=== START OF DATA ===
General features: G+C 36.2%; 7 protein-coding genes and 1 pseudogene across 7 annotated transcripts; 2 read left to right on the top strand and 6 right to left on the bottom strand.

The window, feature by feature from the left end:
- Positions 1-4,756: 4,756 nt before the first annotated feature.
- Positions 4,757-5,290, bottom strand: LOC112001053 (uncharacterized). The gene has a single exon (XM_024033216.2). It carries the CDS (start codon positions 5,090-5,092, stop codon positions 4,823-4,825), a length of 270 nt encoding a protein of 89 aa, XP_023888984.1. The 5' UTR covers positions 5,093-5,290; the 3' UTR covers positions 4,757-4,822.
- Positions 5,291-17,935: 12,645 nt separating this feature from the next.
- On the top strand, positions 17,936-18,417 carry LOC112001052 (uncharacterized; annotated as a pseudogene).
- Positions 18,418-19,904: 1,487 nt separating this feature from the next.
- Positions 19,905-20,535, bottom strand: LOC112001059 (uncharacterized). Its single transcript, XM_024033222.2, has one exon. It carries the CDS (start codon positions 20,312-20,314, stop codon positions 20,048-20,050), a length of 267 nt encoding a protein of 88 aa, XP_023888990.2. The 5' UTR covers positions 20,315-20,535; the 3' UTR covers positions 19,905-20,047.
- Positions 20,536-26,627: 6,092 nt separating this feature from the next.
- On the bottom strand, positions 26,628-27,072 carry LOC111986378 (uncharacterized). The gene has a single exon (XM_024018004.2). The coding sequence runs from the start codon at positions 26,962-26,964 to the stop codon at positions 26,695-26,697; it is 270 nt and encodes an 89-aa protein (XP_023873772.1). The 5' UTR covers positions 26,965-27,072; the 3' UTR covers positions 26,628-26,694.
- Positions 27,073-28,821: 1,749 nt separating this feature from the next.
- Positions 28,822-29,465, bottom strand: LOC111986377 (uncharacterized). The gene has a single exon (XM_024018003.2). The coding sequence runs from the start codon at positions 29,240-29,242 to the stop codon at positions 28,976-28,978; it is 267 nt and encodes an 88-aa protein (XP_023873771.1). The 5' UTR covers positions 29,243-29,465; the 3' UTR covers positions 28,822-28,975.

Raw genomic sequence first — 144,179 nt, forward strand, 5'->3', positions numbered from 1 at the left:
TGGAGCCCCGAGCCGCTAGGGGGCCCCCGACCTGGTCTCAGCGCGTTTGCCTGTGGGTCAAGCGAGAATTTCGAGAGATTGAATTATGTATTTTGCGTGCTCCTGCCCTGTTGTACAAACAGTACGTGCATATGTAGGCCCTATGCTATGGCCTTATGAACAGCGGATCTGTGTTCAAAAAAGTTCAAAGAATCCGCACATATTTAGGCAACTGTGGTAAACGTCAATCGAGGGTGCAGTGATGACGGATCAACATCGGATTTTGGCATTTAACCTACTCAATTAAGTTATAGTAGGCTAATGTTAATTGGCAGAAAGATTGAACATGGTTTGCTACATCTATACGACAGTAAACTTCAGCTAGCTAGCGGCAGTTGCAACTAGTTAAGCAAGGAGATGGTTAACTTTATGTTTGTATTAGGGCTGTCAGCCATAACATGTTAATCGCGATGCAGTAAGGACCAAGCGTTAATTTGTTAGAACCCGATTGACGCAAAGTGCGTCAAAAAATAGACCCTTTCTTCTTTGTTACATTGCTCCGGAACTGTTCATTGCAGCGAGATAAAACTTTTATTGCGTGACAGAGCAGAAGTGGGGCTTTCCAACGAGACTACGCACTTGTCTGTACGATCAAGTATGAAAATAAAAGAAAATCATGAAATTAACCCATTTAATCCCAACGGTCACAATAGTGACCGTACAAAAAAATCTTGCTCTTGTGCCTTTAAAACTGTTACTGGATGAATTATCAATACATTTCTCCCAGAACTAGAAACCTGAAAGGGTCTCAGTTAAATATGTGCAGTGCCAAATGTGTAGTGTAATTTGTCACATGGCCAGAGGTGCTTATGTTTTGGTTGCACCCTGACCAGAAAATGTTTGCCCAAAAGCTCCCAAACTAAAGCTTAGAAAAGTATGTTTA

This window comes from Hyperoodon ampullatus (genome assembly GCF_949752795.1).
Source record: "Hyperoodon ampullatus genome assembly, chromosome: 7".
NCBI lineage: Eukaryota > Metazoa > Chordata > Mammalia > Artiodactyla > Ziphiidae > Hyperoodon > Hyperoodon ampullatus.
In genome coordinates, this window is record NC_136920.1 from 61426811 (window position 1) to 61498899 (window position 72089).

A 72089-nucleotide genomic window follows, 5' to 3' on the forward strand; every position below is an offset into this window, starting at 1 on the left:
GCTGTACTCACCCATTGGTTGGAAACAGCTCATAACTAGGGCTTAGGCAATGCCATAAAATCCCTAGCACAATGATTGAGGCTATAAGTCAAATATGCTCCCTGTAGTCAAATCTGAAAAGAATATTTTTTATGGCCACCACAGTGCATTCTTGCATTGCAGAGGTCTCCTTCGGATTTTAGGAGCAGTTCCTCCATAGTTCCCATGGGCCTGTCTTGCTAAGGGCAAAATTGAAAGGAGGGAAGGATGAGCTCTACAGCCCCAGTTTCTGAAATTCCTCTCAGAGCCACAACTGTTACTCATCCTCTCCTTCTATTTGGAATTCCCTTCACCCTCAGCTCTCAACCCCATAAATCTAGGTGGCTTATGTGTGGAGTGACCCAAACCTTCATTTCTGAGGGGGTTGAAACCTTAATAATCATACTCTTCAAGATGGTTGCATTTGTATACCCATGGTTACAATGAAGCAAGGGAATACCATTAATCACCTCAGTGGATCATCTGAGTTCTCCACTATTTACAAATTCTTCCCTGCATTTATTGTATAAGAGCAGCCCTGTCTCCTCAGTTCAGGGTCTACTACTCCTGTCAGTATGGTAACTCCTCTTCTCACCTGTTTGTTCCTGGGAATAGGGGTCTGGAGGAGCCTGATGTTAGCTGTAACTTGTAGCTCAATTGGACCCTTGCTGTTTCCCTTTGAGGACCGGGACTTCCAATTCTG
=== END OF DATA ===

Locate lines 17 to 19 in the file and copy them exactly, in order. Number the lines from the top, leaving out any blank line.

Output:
NCBI lineage: Eukaryota > Metazoa > Chordata > Mammalia > Artiodactyla > Ziphiidae > Hyperoodon > Hyperoodon ampullatus.
In genome coordinates, this window is record NC_136920.1 from 61426811 (window position 1) to 61498899 (window position 72089).

A 72089-nucleotide genomic window follows, 5' to 3' on the forward strand; every position below is an offset into this window, starting at 1 on the left: